30 May 2019
The Division for Planetary Sciences (DPS) of the American Astronomical Society (AAS) has named its prize winners for 2019.
The Gerard P. Kuiper Prize for outstanding contributions to the field of planetary science goes to Dr. Maria Zuber (Massachusetts Institute of Technology) for her contributions to advancements in geophysics, planetary gravity mapping, and laser altimetry. One example of her seminal contributions includes her paper in Science in 2000 combining Mars Global Surveyor laser altimetry data and gravity data to determine the crustal and upper mantle structure of Mars. Another example is her leadership as principal investigator of the GRAIL mission to construct a model of the Moon’s gravitational field to spherical harmonic degree 1,800, which exceeds the baseline requirement of the mission by an order of magnitude. Dr. Zuber has turned her attention to many different solid bodies in the solar system including Mercury, Venus, Eros, Vesta, and Ceres. Over the years she has advised a number of students and postdocs, and one reports that she strikes the perfect balance of being demanding, supportive, encouraging, and open minded.
The 2019 Harold C. Urey Prize for outstanding achievement in planetary research by a young scientist is awarded to Dr. Kelsi Singer (Southwest Research Institute) in recognition of her work in impact cratering and in the geology and geophysics of icy worlds. In one paper, she used Cassini observations of Iapetus to create a catalog of landslide data and tested theories of long-runout landslides. Dr. Singer also used secondary craters on Europa and Ganymede to produce size-frequency and size-velocity distributions for icy blocks that revealed fundamental scaling relationships. In recent work, she used the cratering record on Pluto and Charon to determine that there is a deficit of small objects in the Kuiper Belt, with implications for the collisional history of the Kuiper belt and planetesimal formation. Dr Singer’s work is meticulous, rigorous, and insightful. In the best tradition of scientific brilliance, she examines data with an open mind, considers multiple theories, follows those theories to their logical conclusions, quantifies her uncertainties, and applies healthy skepticism toward her results. Photo credit: Rayna Tedford
The 2019 Harold Masursky Award for meritorious service to planetary science goes to Dr. Phil Nicholson (Cornell University). A highlight of his service to the community has been his role as Editor in Chief of Icarus for 20 years. During his tenure he improved the experience for authors, reduced time to publication, and increased access. Dr. Nicholson was dedicated to the integrity of the peer review process; he gave everyone the chance to have their voice heard. His work as Editor in Chief, in addition to his full load of teaching and research duties — as well as his volunteer efforts on numerous committees and review panels — makes him an icon of service to the planetary science community.
The 2019 Carl Sagan Medal for excellence in public communication goes to Dr. Carrie Nugent (Olin College) for her compelling and effective outreach to a worldwide audience. In her highly rated Spacepod podcast, Dr. Nugent interviews other scientists about their work, providing the public with a wide and deep view of planetary science research. Through Spacepod, she has enabled hundreds of members of our community to share their science with the public. Dr. Nugent is an engaging speaker with more than 1.3 million views of her TED talk on asteroid hunting. She uses clear, evocative language to make solar system discoveries accessible to people of all ages and backgrounds.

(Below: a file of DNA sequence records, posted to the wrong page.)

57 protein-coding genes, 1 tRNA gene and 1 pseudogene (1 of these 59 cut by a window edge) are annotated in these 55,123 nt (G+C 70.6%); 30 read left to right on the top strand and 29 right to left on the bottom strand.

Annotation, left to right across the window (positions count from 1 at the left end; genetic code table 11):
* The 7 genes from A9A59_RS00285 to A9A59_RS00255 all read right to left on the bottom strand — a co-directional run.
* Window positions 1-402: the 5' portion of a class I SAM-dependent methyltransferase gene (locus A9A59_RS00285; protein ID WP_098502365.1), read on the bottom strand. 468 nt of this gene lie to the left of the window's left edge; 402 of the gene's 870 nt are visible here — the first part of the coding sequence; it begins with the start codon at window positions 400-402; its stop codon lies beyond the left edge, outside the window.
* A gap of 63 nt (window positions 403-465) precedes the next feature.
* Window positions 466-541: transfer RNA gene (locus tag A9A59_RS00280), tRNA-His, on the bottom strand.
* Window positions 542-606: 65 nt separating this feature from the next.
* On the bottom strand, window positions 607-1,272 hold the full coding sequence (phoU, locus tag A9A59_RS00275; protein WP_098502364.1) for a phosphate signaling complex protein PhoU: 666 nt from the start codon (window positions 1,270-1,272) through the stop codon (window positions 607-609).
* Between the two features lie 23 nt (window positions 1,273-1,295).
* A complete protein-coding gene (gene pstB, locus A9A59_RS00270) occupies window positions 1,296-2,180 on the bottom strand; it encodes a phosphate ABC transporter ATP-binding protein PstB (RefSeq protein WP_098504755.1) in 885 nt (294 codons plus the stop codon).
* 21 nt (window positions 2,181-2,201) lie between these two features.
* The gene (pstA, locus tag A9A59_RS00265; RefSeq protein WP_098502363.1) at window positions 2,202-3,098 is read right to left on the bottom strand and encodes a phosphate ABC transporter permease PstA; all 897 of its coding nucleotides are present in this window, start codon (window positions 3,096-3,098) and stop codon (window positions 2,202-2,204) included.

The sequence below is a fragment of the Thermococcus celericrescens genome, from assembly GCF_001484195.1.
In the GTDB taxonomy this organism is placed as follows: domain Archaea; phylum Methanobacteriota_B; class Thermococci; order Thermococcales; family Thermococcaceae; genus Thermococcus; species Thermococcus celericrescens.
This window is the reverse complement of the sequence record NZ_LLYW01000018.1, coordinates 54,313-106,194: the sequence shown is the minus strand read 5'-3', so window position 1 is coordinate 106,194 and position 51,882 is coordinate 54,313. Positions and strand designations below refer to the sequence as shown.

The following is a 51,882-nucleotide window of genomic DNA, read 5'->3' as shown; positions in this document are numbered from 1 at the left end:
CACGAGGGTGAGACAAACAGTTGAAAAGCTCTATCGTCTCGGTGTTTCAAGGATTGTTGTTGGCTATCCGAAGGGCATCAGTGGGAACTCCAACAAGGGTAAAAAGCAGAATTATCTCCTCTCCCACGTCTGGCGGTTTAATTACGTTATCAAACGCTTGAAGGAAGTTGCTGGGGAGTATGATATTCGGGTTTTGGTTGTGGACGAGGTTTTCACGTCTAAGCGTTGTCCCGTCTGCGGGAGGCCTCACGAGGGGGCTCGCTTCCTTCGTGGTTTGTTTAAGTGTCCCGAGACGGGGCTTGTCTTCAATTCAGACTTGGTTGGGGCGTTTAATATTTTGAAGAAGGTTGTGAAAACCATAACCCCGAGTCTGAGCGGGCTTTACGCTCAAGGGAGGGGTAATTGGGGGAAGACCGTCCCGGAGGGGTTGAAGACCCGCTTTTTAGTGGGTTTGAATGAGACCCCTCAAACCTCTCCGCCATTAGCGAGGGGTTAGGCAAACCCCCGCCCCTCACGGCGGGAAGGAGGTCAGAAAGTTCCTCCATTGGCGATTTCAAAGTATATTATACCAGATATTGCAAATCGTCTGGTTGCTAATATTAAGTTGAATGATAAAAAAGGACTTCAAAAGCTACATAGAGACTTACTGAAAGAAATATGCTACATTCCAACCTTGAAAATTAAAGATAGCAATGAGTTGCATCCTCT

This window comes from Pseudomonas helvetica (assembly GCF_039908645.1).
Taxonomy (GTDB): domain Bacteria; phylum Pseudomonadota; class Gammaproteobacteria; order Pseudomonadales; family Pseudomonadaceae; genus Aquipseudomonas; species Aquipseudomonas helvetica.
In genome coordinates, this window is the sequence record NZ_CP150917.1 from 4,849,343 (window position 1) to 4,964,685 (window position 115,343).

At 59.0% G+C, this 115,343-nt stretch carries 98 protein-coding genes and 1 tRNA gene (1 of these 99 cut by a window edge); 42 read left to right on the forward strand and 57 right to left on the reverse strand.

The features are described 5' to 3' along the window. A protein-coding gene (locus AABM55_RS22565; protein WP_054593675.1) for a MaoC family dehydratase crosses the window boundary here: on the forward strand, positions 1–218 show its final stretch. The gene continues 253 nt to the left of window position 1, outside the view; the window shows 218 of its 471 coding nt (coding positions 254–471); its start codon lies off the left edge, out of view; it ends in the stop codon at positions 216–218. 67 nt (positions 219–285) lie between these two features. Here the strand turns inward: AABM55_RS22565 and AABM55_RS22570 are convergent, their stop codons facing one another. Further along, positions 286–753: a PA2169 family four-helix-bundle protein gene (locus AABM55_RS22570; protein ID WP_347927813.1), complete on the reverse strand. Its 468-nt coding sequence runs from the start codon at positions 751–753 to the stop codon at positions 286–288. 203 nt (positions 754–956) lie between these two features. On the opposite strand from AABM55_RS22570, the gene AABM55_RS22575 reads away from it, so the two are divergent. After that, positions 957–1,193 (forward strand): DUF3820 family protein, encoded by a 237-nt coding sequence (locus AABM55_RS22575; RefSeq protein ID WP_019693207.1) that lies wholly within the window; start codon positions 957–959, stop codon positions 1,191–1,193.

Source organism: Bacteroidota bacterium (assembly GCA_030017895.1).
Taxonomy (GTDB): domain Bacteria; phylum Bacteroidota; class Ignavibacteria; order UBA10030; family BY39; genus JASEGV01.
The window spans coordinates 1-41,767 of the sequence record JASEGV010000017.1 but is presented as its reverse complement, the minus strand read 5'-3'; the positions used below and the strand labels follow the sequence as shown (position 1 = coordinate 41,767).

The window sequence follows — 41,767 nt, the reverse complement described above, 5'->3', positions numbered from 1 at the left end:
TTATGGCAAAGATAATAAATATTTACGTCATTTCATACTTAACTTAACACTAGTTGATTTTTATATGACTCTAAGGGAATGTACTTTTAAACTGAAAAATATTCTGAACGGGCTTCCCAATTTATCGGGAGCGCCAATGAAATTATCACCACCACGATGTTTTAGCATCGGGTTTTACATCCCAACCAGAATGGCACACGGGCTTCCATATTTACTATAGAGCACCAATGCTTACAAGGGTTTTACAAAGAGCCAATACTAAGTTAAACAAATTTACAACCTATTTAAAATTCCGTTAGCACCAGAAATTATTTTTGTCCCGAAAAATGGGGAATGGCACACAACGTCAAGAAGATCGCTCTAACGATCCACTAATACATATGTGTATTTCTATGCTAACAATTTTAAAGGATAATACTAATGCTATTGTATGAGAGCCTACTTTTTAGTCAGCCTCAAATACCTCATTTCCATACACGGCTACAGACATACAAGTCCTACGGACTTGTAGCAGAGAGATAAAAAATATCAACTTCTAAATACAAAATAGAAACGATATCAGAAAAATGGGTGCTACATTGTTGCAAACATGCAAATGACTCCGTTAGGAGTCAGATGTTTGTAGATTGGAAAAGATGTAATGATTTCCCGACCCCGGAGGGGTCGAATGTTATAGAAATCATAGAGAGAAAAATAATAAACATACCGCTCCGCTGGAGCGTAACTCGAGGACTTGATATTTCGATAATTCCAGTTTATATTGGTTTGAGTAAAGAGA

The 2019 Jonathan Eberhart Planetary Science Journalism Award for distinguished popular writing goes to Rebecca Boyle for her article “Pictures of Worlds to Come” in the December 6, 2018, issue of Nature. In this eloquently written feature, Rebecca explores the rapidly evolving field of planet formation, which lies at the intersection of planetary science and other branches of astronomy. She brings to light the giant strides being made in imaging protoplanetary disks by vividly describing the extremely detailed images taken by the Atacama Large Millimeter/submillimeter Array and other facilities. She addresses the challenges presented by such observations to theories about planet formation and how researchers are working on reconciling those. Rebecca beautifully wraps together historical insights, the latest science, and potential paths forward to paint a vibrant picture of this exciting field.
“It’s a pleasure to honor such deserving people with DPS prizes,” says DPS Chair Dr. Linda Spilker (Jet Propulsion Laboratory). “I’m proud that our organization recognizes excellence in so many areas of endeavor, including scientific research at different career stages, service to our community, and outreach through direct interaction with — and inspiring writing for — an enthusiastic public.”
The 2019 DPS prizes will be presented at the joint 51st meeting of the Division for Planetary Sciences and 14th European Planetary Science Congress (EPSC) in Geneva, Switzerland, 15-20 September 2019.
Dr. Shantanu Naidu
DPS Press Officer
+1 (917) 373-8840
Dr. Linda Spilker
+1 (818) 354-1647
More information about DPS prizes:
EPSC-DPS Joint Meeting 2019, Geneva, 15-20 September 2019:
The Division for Planetary Sciences (DPS), founded in 1968, is the largest special-interest Division of the American Astronomical Society (AAS). Members of the DPS study the bodies of our own solar system, from planets and moons to comets and asteroids, and all other solar-system objects and processes. With the discovery that planets exist around other stars, the DPS has expanded its scope to include the study of extrasolar planetary systems as well.